Today we held another jury trial. We summoned 20 people to come serve.
Several of them were unable for one reason or another, but they wrote in advance and explained good reasons. The ones with really good reasons were excused. The rest of those summoned showed up on time and participated.
I am so grateful to serve in a community where people take their jury duty seriously!
When talking with the jury this morning, I thanked them for their service. I really didn’t plan to say it, but I remarked, “You are America.”
That is absolutely true. The people who serve on juries are the last line of defense for individual liberty in this country.
Jurors protect innocent people who are accused by the government. Jurors protect innocent victims who are harmed by criminals. Jurors make sure that one of the most fundamental liberties — the right to go home after a trial — is kept in the hands of the people and not the government.
The jurors are the sole judges of the facts in any trial. Their decision about the facts cannot be overruled by the judge. Their decision about the facts is final. They hold the real power.
In Municipal Court, we get our list of potential jurors from the Clinton County Jury Commission at the beginning of every year. They are selected at random from among people who reside in Clinton County.
When we receive that list, we send every person a questionnaire, and ask them to return it completed. They almost always do. If you have filled out one of those, thank you!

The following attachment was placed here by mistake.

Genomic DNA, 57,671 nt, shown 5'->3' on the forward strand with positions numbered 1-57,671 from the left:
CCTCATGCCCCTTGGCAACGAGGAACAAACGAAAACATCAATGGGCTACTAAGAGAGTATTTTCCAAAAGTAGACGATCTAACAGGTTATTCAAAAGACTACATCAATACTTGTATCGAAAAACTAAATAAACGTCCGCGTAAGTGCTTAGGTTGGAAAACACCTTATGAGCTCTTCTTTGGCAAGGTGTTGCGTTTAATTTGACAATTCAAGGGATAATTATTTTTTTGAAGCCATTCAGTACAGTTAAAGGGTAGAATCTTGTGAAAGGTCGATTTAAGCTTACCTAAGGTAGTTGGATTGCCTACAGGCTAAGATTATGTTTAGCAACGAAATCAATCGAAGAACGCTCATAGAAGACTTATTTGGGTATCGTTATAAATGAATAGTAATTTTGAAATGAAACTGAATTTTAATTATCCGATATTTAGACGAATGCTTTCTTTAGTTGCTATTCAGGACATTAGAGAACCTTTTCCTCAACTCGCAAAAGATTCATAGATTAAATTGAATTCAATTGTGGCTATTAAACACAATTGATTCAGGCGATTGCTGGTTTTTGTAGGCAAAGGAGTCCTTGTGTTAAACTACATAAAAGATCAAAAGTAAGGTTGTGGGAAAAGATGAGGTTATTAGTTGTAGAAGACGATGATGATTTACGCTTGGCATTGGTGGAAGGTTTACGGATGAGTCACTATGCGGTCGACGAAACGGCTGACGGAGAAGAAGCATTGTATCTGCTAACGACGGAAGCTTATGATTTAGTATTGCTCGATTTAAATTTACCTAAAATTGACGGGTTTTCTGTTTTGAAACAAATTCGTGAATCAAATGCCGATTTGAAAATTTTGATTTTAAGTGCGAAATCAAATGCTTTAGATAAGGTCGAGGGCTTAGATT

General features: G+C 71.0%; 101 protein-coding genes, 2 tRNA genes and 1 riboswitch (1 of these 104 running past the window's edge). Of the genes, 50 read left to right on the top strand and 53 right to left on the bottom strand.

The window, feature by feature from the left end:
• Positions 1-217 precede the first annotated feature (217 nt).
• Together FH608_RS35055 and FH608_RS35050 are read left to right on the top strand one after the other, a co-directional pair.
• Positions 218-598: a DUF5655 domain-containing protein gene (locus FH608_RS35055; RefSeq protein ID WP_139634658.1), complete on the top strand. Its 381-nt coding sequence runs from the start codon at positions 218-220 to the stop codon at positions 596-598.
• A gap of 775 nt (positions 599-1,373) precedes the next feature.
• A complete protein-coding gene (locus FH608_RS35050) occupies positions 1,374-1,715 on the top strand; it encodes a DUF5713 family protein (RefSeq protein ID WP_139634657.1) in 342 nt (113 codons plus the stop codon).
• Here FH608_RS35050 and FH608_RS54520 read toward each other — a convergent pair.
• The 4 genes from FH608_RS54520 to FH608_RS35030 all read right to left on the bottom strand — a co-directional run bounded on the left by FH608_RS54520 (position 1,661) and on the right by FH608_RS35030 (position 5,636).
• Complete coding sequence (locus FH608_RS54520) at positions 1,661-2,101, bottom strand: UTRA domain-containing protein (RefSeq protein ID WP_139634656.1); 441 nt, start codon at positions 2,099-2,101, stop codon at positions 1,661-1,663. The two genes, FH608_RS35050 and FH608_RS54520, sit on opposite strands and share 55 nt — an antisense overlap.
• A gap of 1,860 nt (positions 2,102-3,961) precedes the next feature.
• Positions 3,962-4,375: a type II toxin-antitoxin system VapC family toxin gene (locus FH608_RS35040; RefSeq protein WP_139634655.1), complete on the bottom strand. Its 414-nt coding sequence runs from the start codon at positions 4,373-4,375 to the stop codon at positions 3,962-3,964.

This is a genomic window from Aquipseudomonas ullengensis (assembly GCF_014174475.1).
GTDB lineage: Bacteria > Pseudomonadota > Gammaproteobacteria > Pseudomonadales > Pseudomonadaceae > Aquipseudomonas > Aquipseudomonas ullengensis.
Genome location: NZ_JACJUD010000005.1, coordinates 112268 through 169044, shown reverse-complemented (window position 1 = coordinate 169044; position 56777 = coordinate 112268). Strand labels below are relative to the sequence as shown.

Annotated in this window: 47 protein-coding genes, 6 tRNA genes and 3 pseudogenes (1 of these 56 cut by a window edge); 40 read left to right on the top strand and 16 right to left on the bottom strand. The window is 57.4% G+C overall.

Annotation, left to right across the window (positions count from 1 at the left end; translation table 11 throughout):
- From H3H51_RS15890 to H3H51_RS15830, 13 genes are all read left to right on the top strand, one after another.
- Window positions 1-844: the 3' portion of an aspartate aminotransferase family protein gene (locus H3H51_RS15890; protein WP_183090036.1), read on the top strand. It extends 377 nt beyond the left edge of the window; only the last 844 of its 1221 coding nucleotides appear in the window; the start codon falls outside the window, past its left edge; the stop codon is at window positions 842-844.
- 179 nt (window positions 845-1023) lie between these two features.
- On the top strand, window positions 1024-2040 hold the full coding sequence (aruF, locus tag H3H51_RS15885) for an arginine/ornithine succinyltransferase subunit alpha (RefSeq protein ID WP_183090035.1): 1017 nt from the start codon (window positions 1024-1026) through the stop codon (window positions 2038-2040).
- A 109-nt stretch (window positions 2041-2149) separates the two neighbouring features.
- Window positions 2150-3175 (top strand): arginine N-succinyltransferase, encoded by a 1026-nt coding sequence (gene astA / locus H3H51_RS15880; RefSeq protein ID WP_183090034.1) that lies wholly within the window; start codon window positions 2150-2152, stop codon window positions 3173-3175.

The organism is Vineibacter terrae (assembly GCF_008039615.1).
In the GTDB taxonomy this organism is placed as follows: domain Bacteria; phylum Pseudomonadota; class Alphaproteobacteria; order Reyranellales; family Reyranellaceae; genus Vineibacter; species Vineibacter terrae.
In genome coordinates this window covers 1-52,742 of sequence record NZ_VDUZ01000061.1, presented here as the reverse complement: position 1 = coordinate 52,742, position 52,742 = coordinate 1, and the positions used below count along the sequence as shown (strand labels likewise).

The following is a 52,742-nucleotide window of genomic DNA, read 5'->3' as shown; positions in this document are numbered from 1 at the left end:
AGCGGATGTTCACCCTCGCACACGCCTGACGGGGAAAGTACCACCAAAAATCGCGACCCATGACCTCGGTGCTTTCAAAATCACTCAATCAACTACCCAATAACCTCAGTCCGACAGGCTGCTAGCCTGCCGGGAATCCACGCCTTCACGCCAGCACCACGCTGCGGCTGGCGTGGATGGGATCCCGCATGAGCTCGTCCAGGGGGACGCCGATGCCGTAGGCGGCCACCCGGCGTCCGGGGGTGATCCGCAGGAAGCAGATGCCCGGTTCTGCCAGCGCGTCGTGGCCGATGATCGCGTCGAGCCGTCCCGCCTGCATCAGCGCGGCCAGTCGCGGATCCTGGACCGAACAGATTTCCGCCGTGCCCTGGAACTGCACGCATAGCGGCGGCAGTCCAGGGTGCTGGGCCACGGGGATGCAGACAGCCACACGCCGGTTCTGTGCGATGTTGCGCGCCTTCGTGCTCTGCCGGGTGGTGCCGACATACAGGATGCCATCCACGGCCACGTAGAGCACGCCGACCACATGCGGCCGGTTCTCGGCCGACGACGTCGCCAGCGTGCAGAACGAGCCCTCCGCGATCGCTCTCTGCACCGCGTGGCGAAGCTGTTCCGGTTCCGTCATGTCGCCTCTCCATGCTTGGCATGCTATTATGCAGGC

Most people who complete that questionnaire do not get called for jury duty. We only have a few jury trials a year here, and we only need 20 or 30 jurors for each one.
Those who are called don’t necessarily serve on the panel. We only select nine people to sit as jurors — eight jurors plus one alternate (just in case one of the other eight gets sick). So if you get jury duty, your chance of being picked is still less than 50/50.
Those selected for the panel — the lucky nine — are here for most of one day. We almost never have a jury trial which lasts more than one day. It hasn’t happened since I have been the judge.
I’m not sure it has ever happened in this court. We only try misdemeanor cases, and they just don’t involve enough witnesses to last more than one day.
When you are summoned for jury duty, plan on spending the whole day. You might get sent home after a couple of hours, but you may be here until 5 p.m. or later.
Wear comfortable clothes, and eat a good breakfast. We take a break for lunch, but we do not provide meals.
I can assure you that if you are called for jury duty, you will remember it.
You will have the chance to do one of the most important jobs in government — and you will form memories that will last a lifetime.
Mike Daugherty is Judge of the Clinton County Municipal Court.
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